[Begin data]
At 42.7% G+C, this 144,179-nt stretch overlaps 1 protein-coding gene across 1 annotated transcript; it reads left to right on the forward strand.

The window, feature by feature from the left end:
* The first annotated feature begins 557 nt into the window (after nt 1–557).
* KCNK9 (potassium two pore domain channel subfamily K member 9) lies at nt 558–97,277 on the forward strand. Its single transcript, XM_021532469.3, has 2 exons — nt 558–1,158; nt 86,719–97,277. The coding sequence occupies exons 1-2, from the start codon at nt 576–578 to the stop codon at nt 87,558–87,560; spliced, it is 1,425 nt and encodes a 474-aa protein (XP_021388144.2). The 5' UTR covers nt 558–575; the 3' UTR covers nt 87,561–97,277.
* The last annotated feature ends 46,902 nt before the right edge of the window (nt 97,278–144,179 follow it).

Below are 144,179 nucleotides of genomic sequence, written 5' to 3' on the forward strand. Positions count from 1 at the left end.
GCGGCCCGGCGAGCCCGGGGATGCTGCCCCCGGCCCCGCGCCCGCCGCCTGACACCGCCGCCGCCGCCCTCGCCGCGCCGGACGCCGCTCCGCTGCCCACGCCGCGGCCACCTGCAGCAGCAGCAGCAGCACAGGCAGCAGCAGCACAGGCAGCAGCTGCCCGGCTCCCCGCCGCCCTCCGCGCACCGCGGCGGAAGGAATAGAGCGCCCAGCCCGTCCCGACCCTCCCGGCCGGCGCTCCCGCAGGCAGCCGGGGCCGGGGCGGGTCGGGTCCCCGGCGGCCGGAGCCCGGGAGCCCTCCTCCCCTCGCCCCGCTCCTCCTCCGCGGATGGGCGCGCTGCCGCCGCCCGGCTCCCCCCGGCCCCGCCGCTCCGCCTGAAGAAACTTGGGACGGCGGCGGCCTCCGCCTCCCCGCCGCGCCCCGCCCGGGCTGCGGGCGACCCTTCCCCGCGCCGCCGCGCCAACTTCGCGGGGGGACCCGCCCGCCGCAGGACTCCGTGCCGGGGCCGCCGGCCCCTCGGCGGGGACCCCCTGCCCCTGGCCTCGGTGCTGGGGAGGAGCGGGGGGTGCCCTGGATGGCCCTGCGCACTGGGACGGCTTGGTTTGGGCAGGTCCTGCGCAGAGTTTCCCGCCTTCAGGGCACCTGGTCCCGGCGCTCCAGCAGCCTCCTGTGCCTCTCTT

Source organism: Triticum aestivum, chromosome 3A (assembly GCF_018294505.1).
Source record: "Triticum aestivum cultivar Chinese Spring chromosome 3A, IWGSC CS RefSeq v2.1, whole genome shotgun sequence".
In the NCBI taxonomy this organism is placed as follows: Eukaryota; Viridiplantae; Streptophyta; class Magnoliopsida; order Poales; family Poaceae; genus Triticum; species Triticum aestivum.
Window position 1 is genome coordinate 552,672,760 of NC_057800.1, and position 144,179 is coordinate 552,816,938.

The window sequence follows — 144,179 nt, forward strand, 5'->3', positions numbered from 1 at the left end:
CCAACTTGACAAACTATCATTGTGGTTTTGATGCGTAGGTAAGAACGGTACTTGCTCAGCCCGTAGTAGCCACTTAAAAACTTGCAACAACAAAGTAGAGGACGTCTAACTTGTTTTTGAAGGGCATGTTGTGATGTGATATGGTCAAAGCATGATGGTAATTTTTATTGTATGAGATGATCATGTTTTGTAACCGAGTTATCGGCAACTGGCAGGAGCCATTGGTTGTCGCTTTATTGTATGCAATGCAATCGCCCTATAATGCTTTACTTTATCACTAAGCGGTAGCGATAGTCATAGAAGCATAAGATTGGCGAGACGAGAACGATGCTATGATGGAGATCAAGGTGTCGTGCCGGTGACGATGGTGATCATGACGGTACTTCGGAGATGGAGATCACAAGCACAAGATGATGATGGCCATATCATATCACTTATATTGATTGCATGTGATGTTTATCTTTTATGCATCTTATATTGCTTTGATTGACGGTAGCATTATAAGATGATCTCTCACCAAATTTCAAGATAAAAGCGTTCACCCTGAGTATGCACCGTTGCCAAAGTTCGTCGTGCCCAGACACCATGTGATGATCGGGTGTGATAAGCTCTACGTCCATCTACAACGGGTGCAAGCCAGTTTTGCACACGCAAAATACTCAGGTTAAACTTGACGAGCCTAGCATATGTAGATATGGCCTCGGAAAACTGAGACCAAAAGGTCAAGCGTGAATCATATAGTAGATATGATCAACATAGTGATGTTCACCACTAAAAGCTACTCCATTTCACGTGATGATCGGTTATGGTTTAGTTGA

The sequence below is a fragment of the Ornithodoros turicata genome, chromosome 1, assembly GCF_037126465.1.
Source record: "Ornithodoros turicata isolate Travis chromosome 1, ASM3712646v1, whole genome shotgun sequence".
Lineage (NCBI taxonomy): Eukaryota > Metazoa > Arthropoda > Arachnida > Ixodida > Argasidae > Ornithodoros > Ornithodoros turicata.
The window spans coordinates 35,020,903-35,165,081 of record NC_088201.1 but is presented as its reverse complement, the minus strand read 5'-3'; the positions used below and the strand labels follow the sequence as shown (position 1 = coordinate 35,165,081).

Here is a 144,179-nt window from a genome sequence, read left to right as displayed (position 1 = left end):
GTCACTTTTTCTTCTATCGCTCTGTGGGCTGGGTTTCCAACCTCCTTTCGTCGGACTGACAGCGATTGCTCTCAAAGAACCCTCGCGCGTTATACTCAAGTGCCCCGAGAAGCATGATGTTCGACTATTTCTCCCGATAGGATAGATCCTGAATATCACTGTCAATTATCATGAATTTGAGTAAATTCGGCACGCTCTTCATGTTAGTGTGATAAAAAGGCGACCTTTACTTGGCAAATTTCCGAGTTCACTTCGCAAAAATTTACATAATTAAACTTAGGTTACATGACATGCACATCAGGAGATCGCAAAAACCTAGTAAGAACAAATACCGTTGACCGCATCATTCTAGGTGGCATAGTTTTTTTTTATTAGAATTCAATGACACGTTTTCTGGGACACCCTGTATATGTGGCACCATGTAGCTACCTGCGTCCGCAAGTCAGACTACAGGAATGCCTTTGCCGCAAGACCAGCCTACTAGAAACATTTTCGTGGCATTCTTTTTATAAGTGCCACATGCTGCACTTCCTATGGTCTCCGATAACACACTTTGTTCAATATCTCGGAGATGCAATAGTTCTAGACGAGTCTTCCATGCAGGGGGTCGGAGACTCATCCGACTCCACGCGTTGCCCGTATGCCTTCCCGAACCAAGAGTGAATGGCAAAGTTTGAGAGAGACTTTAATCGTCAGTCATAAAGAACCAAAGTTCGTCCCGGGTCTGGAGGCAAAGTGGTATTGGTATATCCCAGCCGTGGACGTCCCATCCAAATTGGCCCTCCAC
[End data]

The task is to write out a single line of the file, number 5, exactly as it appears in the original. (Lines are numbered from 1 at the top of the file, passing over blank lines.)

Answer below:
* The last annotated feature ends 46,902 nt before the right edge of the window (nt 97,278–144,179 follow it).